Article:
CHARLIE RICE: I met Joe when he was a teenager, at a place called the Roseland in West Philly, at Arch and Udell streets. It was a breeding ground for musicians. We both weren't old enough to be there. That's where I learned to play drums. Jimmy Preston and a couple of other musicians worked at the place. Playing in different clubs, testing ourselves, seeing who could play the best-that was the thing at the time.

Joe always came around. He later played at the Downbeat when I was in the house band there. The guys used to talk about how talented he was. When the big guns came in from New York, he frequently was the drummer they wanted. I always seemed to be running into Joe. I could talk to him. We were straight with one another. Even though he got strung out and sick and did some really "bad" things, I couldn't get mad at him.

Joe kept things to himself, even when his life was rough. One time I saw him on South Street in front of Gertz, the department store. He had been through some tough times. He started telling me about all the big deals he had. I knew he wasn't doing well. He finally realized who he was talking to and said: "Oh, Charlie, man, you and I-we've been out here for so many years." That's the way he was. Coltrane was the same way. Neither one of them would complain or open up.

Joe was a guy with such a great personality. The things people said about him rolled off his back. When you'd see him, he'd always have something funny to do or something funny to say. Any way you look at it, he was a super player. He and Shadow [Wilson] were the most talented drummers to come out of Philadelphia.

TOM FERGUSON: The back of our place faced the house where Joe lived. It was on Blakemore Street. We were on Matthews Street in Germantown. My father was friendly with the Jones family. Joe and I got to know one another I used to run into him when I started playing the guitar.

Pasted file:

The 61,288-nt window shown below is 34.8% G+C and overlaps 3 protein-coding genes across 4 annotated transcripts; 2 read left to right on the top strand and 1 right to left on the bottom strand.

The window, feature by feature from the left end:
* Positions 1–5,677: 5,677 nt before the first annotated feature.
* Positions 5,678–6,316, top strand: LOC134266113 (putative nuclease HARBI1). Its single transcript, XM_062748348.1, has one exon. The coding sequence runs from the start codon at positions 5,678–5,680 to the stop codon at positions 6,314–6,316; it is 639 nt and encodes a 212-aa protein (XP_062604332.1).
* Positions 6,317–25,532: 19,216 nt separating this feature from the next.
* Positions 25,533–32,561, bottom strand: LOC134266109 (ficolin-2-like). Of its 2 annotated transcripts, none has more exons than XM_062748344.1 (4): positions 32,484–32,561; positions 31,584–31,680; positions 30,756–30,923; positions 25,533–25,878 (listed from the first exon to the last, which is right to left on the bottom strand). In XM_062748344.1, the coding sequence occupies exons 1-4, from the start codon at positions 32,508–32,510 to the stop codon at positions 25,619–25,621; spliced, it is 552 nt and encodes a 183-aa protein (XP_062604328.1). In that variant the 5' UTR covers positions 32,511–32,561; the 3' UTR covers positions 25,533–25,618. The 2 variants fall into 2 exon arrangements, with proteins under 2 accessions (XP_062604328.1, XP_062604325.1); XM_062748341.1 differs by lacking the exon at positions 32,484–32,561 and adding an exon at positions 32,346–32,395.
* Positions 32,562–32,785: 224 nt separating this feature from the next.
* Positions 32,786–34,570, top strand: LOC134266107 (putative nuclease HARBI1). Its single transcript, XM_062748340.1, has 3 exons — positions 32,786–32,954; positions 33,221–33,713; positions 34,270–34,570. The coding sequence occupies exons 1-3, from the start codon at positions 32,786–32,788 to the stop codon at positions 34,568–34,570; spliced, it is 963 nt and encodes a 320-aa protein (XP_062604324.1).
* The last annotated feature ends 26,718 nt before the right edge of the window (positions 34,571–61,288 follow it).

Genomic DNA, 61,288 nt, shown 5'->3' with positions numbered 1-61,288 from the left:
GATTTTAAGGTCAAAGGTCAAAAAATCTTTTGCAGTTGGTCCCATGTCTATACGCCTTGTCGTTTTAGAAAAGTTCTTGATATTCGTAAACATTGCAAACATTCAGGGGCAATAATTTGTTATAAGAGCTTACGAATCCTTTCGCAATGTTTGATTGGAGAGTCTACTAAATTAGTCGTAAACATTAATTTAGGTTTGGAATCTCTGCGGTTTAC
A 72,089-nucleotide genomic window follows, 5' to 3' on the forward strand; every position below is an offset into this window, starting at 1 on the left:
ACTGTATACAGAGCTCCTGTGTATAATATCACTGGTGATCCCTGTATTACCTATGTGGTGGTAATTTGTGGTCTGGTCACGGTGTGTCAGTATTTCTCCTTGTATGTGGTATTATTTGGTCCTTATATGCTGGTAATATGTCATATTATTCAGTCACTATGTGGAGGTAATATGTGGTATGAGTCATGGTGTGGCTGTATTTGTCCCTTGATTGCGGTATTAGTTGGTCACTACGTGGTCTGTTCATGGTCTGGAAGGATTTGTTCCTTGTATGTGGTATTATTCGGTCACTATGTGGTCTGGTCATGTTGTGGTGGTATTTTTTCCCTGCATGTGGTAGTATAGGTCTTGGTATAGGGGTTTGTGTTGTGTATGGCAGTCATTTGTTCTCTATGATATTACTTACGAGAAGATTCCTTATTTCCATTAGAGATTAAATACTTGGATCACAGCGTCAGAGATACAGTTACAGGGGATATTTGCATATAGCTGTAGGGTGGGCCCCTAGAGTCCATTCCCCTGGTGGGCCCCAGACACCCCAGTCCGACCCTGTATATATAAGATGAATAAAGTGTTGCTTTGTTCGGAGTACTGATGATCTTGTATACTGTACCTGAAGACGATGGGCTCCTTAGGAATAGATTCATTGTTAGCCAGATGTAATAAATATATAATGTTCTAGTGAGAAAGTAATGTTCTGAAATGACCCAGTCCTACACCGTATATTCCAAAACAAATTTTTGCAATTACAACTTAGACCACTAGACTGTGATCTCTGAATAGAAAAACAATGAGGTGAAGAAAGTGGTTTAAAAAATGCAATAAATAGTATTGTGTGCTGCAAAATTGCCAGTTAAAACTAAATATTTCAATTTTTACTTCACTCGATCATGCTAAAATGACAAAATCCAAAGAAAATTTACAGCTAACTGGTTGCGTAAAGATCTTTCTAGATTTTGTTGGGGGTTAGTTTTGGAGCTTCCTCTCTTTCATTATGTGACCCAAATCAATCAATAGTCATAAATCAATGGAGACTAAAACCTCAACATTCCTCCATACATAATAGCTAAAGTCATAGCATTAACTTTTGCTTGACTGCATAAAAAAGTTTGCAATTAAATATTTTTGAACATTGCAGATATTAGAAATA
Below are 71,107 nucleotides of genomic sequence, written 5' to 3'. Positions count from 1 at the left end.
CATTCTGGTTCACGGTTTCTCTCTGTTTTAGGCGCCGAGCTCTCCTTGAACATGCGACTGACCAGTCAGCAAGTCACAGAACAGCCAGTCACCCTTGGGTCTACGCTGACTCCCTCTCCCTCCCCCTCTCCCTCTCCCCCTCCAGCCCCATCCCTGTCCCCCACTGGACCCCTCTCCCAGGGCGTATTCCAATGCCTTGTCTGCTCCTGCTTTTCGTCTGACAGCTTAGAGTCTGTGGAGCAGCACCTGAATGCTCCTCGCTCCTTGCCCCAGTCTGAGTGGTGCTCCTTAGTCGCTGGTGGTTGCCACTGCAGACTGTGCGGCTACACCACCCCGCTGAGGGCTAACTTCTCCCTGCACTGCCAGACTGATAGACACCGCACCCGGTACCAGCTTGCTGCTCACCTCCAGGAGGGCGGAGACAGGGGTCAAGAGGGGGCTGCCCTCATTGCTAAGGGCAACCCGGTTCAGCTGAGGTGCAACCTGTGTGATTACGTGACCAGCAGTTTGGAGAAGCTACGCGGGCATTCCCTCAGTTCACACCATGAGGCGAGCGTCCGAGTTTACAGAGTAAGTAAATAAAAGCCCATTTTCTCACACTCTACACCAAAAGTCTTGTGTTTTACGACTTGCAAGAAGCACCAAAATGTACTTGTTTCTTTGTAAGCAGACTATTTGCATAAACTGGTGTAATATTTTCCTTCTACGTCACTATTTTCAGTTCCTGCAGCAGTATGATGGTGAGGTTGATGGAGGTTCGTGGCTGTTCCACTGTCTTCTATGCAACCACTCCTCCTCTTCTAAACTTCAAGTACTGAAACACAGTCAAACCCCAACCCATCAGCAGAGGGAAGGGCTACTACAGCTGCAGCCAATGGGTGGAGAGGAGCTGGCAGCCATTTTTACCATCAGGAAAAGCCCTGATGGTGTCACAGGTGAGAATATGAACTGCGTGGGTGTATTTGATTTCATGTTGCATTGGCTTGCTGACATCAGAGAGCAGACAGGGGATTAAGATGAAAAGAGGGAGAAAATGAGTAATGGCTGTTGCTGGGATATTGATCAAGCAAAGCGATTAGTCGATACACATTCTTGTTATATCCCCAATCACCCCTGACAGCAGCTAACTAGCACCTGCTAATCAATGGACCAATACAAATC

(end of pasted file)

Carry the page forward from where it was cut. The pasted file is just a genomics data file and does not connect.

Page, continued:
I didn't get to know Joe as a player until I got a gig at the Downbeat which was on 11th Street, near the Earle Theater. The guys in the traveling bands that played the theater used to come by the Downbeat to sit in. Jimmy Golden, a piano player, had the band. Ziggy Vines and Al Steele were on tenor. Shrimpy Anderson played bass. Charlie Rice was our regular drummer.

Joe had a job driving a trolley car - the 21 line that extended from Chestnut Hill, at the very top of Philadelphia at the North End, all the way through the city down to South Philadelphia. That was the longest trolley ride in the city.

It ran on 11th Street, right past the Downbeat, which was on the second floor.

Joe often stopped the trolley in front of the club. He'd grab the controls, jump out, and sit in for a number or two. The people hung out the window. of the trolley, growing more and more impatient. They wanted to get home, or wherever they were going. When Joe got back to the trolley, everybody would cheer, and off they'd go to South Philly.

Joe was a gregarious guy. I always was very fond of him.

Later on, I'd see him when he played at Pep's or the Blue Note. I'd bump into him around our neighborhood or riding on the subway. It always was very pleasant.
The years in Philadelphia were important. Jones began to find his way stylistically. He loved Max Roach, Art Blakey, and Kenny Clarke. He had listened to and studied the work of Baby Dodds, Jo Jones, Chick Webb, Denzil Best, Dave Tough, Tiny Kahn, and certainly Sidney Catlett - one of his mentors. He was very fond of the playing of O'Neil Spencer, whom many of us remember warmly for his excellent performances with the John Kirby little band in the 1930s and 1940s

JONES: The exposure to the great people had a lot to do with how I came along-how I thought about music. I didn't want to sound like anyone. I wanted to have my own sound and way of doing things.